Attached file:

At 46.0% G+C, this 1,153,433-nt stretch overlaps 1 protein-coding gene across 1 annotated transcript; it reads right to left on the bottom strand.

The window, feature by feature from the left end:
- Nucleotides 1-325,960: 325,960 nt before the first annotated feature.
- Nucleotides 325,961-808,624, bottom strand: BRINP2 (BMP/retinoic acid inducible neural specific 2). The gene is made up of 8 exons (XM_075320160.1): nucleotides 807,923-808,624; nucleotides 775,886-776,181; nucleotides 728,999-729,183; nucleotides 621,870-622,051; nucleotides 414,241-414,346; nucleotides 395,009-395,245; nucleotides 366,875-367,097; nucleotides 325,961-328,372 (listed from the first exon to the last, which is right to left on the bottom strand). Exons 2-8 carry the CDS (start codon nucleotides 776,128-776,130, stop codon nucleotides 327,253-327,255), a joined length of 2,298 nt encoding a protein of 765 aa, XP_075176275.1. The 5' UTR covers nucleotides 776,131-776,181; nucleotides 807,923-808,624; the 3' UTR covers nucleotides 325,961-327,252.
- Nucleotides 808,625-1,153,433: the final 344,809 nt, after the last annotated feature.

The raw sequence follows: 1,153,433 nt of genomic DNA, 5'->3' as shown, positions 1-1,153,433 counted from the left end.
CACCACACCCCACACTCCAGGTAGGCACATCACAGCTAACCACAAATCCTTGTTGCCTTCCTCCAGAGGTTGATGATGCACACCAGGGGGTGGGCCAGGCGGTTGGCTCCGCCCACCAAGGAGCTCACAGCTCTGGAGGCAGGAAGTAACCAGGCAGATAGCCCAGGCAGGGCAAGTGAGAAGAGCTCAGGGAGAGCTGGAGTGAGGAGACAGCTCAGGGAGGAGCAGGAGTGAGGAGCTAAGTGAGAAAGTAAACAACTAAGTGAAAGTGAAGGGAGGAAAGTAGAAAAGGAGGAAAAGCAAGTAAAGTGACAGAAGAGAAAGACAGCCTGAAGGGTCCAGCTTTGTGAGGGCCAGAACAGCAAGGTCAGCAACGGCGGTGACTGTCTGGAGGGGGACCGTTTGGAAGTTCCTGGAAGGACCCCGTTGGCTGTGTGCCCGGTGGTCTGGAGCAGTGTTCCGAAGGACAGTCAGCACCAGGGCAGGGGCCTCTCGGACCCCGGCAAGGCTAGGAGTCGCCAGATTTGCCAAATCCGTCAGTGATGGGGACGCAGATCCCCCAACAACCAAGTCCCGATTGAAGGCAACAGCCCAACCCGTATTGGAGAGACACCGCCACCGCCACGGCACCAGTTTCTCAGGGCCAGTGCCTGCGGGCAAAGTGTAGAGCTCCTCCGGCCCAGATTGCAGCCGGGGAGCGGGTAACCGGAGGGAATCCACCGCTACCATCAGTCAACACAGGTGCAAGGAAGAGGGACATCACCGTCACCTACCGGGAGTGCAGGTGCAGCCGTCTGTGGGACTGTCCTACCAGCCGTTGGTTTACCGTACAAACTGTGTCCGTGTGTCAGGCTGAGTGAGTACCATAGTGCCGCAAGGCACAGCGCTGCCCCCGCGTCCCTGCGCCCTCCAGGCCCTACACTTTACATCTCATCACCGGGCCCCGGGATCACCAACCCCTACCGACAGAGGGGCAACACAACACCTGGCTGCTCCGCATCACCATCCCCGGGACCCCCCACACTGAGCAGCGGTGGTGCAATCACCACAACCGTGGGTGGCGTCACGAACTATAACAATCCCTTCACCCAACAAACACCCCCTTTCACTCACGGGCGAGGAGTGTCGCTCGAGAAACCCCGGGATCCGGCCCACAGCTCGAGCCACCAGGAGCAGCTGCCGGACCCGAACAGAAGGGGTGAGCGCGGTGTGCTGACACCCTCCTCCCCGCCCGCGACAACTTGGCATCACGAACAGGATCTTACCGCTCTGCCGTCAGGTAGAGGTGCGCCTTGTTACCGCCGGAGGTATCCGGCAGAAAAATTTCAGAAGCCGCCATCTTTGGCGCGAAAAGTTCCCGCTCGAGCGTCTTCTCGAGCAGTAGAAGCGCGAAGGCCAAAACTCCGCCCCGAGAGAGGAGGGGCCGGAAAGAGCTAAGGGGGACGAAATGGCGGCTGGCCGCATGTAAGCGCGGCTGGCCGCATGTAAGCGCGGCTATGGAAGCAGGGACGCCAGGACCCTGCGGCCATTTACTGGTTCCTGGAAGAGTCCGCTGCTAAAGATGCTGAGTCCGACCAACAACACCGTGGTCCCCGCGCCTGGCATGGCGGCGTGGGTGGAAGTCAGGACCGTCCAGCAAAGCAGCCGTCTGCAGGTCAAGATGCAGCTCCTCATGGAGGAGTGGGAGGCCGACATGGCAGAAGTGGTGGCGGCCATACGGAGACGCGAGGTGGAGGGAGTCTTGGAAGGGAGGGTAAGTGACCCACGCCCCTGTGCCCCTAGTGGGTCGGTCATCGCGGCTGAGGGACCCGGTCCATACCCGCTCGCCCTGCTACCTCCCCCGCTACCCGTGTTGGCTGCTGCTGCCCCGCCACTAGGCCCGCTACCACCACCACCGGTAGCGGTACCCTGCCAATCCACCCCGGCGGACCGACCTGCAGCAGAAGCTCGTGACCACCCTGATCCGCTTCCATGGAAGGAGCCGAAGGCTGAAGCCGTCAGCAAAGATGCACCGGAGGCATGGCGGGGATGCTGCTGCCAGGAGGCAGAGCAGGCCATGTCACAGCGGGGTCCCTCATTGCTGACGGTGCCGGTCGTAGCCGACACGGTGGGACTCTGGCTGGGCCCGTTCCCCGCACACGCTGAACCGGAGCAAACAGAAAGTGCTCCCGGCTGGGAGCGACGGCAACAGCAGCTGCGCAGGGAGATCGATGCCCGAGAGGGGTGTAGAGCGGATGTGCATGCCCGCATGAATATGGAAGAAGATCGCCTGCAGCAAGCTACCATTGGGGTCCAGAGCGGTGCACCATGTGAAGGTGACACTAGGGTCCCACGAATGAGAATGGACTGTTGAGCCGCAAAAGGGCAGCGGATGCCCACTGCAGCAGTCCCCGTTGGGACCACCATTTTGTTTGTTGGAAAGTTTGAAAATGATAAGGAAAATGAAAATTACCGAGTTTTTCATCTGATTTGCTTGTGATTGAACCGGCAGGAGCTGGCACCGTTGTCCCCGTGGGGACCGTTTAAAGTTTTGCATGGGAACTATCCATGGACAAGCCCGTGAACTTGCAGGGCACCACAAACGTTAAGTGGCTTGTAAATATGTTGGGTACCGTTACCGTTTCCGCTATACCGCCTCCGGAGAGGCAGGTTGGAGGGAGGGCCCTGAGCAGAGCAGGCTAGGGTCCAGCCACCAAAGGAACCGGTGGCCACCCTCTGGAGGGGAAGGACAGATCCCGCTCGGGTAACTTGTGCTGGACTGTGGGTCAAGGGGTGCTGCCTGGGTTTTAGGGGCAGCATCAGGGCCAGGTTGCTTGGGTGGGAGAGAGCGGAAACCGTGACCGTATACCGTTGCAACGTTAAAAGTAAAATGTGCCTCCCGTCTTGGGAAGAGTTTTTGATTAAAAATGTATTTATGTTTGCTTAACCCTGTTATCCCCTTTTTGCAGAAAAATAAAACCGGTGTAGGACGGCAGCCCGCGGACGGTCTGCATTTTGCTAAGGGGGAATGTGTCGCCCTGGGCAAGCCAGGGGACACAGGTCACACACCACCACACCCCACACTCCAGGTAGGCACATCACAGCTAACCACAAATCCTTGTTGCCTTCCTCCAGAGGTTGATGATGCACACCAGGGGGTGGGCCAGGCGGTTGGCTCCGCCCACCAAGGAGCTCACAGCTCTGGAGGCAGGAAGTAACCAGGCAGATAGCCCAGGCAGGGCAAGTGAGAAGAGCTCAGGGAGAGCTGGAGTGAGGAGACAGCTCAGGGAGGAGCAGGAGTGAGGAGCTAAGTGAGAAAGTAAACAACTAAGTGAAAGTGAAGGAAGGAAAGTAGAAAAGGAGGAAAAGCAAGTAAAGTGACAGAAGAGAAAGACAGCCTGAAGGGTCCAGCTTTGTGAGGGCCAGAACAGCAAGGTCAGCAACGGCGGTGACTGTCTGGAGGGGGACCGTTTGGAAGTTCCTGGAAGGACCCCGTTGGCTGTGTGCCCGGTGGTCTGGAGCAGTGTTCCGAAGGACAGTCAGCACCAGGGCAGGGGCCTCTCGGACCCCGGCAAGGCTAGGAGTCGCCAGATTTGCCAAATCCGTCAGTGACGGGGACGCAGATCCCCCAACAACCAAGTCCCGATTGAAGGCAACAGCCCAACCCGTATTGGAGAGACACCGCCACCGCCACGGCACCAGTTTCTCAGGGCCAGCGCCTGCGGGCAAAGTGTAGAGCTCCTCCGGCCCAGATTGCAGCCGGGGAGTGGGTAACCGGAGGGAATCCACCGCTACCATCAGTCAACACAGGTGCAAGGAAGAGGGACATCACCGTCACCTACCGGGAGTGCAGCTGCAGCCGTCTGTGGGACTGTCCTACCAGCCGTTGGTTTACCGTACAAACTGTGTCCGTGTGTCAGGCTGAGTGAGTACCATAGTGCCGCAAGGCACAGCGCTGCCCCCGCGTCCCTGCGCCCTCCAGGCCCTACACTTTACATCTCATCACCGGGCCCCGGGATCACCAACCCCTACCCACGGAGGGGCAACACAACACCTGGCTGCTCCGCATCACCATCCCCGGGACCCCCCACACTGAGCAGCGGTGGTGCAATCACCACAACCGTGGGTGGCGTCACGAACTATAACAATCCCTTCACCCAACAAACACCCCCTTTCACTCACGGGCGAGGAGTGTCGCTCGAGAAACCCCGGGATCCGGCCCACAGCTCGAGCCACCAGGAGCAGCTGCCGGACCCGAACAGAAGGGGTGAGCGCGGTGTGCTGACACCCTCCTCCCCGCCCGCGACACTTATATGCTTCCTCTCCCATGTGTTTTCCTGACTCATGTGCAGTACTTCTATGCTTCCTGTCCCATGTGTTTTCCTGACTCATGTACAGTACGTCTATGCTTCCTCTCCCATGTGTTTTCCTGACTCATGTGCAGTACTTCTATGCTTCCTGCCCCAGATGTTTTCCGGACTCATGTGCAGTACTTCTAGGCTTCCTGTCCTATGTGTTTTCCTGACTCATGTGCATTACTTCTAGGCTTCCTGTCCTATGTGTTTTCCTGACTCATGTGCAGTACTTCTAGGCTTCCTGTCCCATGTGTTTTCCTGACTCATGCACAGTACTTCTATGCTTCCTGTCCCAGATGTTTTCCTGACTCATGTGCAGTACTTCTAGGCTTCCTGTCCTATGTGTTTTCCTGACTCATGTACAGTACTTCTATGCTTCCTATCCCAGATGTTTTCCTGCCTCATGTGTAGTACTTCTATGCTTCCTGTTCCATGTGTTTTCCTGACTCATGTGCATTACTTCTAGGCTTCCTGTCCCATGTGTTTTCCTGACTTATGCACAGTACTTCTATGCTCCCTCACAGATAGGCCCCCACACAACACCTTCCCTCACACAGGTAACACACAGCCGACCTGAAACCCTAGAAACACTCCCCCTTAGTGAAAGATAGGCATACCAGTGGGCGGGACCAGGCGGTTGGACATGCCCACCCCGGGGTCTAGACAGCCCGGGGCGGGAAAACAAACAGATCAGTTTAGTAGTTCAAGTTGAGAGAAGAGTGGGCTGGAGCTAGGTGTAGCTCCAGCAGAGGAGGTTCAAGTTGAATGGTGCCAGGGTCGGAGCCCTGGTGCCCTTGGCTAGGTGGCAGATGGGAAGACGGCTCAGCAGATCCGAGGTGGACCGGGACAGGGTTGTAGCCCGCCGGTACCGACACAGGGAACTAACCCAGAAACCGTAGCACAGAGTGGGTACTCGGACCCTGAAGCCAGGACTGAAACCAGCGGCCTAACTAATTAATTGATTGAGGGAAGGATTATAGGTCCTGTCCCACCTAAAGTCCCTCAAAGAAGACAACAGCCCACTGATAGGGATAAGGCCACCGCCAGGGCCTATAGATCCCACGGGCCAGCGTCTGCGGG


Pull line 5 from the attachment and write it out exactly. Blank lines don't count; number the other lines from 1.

- Nucleotides 808,625-1,153,433: the final 344,809 nt, after the last annotated feature.